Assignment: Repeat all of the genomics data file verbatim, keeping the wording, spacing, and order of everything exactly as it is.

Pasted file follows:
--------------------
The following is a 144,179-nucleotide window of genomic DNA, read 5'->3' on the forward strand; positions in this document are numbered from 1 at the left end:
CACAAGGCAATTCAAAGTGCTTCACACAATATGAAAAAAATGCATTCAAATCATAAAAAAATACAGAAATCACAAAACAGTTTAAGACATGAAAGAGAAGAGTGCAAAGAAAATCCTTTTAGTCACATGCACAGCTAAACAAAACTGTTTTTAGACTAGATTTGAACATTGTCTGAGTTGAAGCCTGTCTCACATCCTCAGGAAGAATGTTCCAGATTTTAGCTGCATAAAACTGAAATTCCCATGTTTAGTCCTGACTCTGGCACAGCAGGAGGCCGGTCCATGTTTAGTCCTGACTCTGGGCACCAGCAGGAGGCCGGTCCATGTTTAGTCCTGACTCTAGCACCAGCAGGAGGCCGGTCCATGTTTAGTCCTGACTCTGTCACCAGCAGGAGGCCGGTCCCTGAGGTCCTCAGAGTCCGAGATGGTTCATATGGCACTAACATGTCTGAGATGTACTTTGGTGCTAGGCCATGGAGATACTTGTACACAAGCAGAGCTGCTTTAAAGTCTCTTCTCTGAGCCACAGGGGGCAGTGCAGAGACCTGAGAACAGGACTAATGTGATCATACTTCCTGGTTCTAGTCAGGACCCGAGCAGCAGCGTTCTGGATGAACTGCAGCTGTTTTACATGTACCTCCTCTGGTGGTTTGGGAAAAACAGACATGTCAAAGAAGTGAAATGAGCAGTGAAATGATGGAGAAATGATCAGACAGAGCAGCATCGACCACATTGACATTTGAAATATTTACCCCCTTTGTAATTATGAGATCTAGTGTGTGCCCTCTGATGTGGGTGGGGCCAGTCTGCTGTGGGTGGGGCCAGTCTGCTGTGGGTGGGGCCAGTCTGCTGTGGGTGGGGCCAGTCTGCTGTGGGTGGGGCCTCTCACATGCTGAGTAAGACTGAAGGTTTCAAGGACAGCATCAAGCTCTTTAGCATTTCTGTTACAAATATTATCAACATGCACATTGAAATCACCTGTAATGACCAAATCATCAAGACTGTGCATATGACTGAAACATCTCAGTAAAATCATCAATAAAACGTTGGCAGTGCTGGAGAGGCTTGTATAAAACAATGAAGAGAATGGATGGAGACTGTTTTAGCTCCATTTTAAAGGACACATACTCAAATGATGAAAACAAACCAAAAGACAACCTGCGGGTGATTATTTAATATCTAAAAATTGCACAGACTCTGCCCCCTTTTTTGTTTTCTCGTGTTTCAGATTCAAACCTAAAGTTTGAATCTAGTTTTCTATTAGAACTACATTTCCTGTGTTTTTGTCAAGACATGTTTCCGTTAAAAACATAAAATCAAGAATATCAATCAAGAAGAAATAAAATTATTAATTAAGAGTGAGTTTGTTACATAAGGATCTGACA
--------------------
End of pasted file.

The following is a 144,179-nucleotide window of genomic DNA, read 5'->3' on the forward strand; positions in this document are numbered from 1 at the left end:
CACAAGGCAATTCAAAGTGCTTCACACAATATGAAAAAAATGCATTCAAATCATAAAAAAATACAGAAATCACAAAACAGTTTAAGACATGAAAGAGAAGAGTGCAAAGAAAATCCTTTTAGTCACATGCACAGCTAAACAAAACTGTTTTTAGACTAGATTTGAACATTGTCTGAGTTGAAGCCTGTCTCACATCCTCAGGAAGAATGTTCCAGATTTTAGCTGCATAAAACTGAAATTCCCATGTTTAGTCCTGACTCTGGCACAGCAGGAGGCCGGTCCATGTTTAGTCCTGACTCTGGGCACCAGCAGGAGGCCGGTCCATGTTTAGTCCTGACTCTAGCACCAGCAGGAGGCCGGTCCATGTTTAGTCCTGACTCTGTCACCAGCAGGAGGCCGGTCCCTGAGGTCCTCAGAGTCCGAGATGGTTCATATGGCACTAACATGTCTGAGATGTACTTTGGTGCTAGGCCATGGAGATACTTGTACACAAGCAGAGCTGCTTTAAAGTCTCTTCTCTGAGCCACAGGGGGCAGTGCAGAGACCTGAGAACAGGACTAATGTGATCATACTTCCTGGTTCTAGTCAGGACCCGAGCAGCAGCGTTCTGGATGAACTGCAGCTGTTTTACATGTACCTCCTCTGGTGGTTTGGGAAAAACAGACATGTCAAAGAAGTGAAATGAGCAGTGAAATGATGGAGAAATGATCAGACAGAGCAGCATCGACCACATTGACATTTGAAATATTTACCCCCTTTGTAATTATGAGATCTAGTGTGTGCCCTCTGATGTGGGTGGGGCCAGTCTGCTGTGGGTGGGGCCAGTCTGCTGTGGGTGGGGCCAGTCTGCTGTGGGTGGGGCCAGTCTGCTGTGGGTGGGGCCTCTCACATGCTGAGTAAGACTGAAGGTTTCAAGGACAGCATCAAGCTCTTTAGCATTTCTGTTACAAATATTATCAACATGCACATTGAAATCACCTGTAATGACCAAATCATCAAGACTGTGCATATGACTGAAACATCTCAGTAAAATCATCAATAAAACGTTGGCAGTGCTGGAGAGGCTTGTATAAAACAATGAAGAGAATGGATGGAGACTGTTTTAGCTCCATTTTAAAGGACACATACTCAAATGATGAAAACAAACCAAAAGACAACCTGCGGGTGATTATTTAATATCTAAAAATTGCACAGACTCTGCCCCCTTTTTTGTTTTCTCGTGTTTCAGATTCAAACCTAAAGTTTGAATCTAGTTTTCTATTAGAACTACATTTCCTGTGTTTTTGTCAAGACATGTTTCCGTTAAAAACATAAAATCAAGAATATCAATCAAGAAGAAATAAAATTATTAATTAAGAGTGAGTTTGTTACATAAGGATCTGACA